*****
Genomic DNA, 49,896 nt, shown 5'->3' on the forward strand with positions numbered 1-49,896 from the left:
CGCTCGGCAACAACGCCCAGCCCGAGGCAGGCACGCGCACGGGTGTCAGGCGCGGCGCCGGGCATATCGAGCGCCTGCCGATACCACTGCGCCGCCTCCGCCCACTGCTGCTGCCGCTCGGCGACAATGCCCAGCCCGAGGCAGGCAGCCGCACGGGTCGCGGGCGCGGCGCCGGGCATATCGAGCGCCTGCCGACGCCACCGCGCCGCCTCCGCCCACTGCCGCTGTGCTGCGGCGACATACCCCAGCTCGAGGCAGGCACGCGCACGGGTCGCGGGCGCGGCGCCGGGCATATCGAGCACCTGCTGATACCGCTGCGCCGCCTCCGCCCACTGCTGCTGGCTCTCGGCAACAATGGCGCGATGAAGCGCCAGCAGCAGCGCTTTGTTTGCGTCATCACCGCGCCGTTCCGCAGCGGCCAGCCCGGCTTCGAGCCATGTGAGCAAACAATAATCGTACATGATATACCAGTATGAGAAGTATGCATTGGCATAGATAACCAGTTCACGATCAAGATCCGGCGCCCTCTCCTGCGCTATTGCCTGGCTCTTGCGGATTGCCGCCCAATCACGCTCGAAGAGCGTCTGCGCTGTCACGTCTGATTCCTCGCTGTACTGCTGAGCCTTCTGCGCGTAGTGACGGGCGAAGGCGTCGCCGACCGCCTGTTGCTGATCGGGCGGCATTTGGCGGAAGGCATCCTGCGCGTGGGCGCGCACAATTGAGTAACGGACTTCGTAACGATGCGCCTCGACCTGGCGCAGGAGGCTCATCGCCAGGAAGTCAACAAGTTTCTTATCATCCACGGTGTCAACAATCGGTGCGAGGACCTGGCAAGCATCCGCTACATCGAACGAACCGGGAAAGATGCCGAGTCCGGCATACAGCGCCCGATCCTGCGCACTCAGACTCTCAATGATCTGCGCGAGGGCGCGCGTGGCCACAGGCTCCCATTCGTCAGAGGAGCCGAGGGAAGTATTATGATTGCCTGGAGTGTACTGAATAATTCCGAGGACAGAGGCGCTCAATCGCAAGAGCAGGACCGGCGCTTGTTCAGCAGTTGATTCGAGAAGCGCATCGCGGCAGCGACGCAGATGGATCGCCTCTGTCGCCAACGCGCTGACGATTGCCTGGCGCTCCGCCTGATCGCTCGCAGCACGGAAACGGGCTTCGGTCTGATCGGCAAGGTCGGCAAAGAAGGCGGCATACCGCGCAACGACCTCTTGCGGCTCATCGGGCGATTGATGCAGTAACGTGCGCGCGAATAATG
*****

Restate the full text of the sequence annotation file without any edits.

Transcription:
Genomic DNA, 49,896 nt, shown 5'->3' on the forward strand with positions numbered 1-49,896 from the left:
CGCTCGGCAACAACGCCCAGCCCGAGGCAGGCACGCGCACGGGTGTCAGGCGCGGCGCCGGGCATATCGAGCGCCTGCCGATACCACTGCGCCGCCTCCGCCCACTGCTGCTGCCGCTCGGCGACAATGCCCAGCCCGAGGCAGGCAGCCGCACGGGTCGCGGGCGCGGCGCCGGGCATATCGAGCGCCTGCCGACGCCACCGCGCCGCCTCCGCCCACTGCCGCTGTGCTGCGGCGACATACCCCAGCTCGAGGCAGGCACGCGCACGGGTCGCGGGCGCGGCGCCGGGCATATCGAGCACCTGCTGATACCGCTGCGCCGCCTCCGCCCACTGCTGCTGGCTCTCGGCAACAATGGCGCGATGAAGCGCCAGCAGCAGCGCTTTGTTTGCGTCATCACCGCGCCGTTCCGCAGCGGCCAGCCCGGCTTCGAGCCATGTGAGCAAACAATAATCGTACATGATATACCAGTATGAGAAGTATGCATTGGCATAGATAACCAGTTCACGATCAAGATCCGGCGCCCTCTCCTGCGCTATTGCCTGGCTCTTGCGGATTGCCGCCCAATCACGCTCGAAGAGCGTCTGCGCTGTCACGTCTGATTCCTCGCTGTACTGCTGAGCCTTCTGCGCGTAGTGACGGGCGAAGGCGTCGCCGACCGCCTGTTGCTGATCGGGCGGCATTTGGCGGAAGGCATCCTGCGCGTGGGCGCGCACAATTGAGTAACGGACTTCGTAACGATGCGCCTCGACCTGGCGCAGGAGGCTCATCGCCAGGAAGTCAACAAGTTTCTTATCATCCACGGTGTCAACAATCGGTGCGAGGACCTGGCAAGCATCCGCTACATCGAACGAACCGGGAAAGATGCCGAGTCCGGCATACAGCGCCCGATCCTGCGCACTCAGACTCTCAATGATCTGCGCGAGGGCGCGCGTGGCCACAGGCTCCCATTCGTCAGAGGAGCCGAGGGAAGTATTATGATTGCCTGGAGTGTACTGAATAATTCCGAGGACAGAGGCGCTCAATCGCAAGAGCAGGACCGGCGCTTGTTCAGCAGTTGATTCGAGAAGCGCATCGCGGCAGCGACGCAGATGGATCGCCTCTGTCGCCAACGCGCTGACGATTGCCTGGCGCTCCGCCTGATCGCTCGCAGCACGGAAACGGGCTTCGGTCTGATCGGCAAGGTCGGCAAAGAAGGCGGCATACCGCGCAACGACCTCTTGCGGCTCATCGGGCGATTGATGCAGTAACGTGCGCGCGAATAATG